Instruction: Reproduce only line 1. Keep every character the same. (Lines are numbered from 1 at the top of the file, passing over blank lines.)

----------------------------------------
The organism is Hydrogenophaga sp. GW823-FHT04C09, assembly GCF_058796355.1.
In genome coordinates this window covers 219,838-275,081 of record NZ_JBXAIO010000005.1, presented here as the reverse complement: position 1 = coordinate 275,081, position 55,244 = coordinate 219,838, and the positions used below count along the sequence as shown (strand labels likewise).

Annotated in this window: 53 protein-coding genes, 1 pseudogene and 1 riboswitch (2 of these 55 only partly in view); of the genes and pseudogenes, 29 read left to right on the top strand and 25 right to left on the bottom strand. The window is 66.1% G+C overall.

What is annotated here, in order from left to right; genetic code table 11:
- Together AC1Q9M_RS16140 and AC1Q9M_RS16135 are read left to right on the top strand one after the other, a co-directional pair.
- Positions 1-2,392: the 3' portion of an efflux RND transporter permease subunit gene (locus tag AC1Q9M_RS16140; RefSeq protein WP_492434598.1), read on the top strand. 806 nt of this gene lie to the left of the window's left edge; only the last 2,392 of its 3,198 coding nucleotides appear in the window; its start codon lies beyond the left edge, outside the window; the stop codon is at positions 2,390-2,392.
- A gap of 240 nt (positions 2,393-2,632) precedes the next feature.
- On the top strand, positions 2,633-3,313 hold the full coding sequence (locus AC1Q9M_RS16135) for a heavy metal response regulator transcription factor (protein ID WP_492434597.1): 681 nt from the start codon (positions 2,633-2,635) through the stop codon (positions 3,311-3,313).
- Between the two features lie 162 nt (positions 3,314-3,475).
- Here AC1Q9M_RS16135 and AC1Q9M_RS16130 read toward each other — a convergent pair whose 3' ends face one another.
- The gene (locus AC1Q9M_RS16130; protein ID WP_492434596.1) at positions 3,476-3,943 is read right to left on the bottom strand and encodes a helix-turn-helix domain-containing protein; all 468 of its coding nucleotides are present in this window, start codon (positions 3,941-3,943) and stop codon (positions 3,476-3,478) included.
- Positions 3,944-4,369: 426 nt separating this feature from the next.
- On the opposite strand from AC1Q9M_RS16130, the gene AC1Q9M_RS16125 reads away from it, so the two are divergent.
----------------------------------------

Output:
The organism is Hydrogenophaga sp. GW823-FHT04C09, assembly GCF_058796355.1.